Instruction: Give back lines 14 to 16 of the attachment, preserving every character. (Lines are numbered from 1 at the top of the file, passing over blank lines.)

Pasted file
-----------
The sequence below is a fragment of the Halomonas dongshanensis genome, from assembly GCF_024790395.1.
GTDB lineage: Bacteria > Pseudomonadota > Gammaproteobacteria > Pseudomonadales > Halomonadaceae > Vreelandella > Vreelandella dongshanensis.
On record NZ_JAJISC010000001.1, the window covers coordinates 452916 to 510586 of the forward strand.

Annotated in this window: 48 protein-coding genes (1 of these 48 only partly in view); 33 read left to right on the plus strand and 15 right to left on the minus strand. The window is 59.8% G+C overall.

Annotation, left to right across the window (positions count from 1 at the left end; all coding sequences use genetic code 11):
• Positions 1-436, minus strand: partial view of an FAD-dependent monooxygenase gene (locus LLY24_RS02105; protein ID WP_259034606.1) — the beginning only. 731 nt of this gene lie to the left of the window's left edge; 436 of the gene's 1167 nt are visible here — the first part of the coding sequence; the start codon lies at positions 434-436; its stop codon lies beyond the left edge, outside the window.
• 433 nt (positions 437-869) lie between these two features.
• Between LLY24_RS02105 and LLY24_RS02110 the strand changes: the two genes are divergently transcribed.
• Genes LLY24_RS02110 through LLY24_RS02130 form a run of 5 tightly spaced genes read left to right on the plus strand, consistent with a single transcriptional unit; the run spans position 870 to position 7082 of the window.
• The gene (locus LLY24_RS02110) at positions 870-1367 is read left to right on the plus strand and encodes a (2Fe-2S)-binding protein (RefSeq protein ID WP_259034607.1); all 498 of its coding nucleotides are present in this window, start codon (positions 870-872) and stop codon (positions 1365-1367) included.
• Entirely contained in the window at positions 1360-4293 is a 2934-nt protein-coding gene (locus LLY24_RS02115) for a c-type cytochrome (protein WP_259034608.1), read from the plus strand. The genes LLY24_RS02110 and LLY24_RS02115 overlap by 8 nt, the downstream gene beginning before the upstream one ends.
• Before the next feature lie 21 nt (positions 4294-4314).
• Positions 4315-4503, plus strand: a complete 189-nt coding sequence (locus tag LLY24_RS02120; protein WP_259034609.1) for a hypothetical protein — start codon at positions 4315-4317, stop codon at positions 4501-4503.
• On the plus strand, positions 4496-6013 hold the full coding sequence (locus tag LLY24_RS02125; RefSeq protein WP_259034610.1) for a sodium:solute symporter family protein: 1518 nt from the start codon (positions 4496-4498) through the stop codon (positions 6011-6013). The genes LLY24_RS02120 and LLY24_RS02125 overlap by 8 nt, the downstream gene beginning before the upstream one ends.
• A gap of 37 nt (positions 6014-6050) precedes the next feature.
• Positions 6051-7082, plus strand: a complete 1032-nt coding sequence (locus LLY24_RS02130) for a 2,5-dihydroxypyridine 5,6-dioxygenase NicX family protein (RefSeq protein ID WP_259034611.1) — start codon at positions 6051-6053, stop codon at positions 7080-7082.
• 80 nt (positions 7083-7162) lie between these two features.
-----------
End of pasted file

• On the plus strand, positions 4496-6013 hold the full coding sequence (locus tag LLY24_RS02125; RefSeq protein WP_259034610.1) for a sodium:solute symporter family protein: 1518 nt from the start codon (positions 4496-4498) through the stop codon (positions 6011-6013). The genes LLY24_RS02120 and LLY24_RS02125 overlap by 8 nt, the downstream gene beginning before the upstream one ends.
• A gap of 37 nt (positions 6014-6050) precedes the next feature.
• Positions 6051-7082, plus strand: a complete 1032-nt coding sequence (locus LLY24_RS02130) for a 2,5-dihydroxypyridine 5,6-dioxygenase NicX family protein (RefSeq protein ID WP_259034611.1) — start codon at positions 6051-6053, stop codon at positions 7080-7082.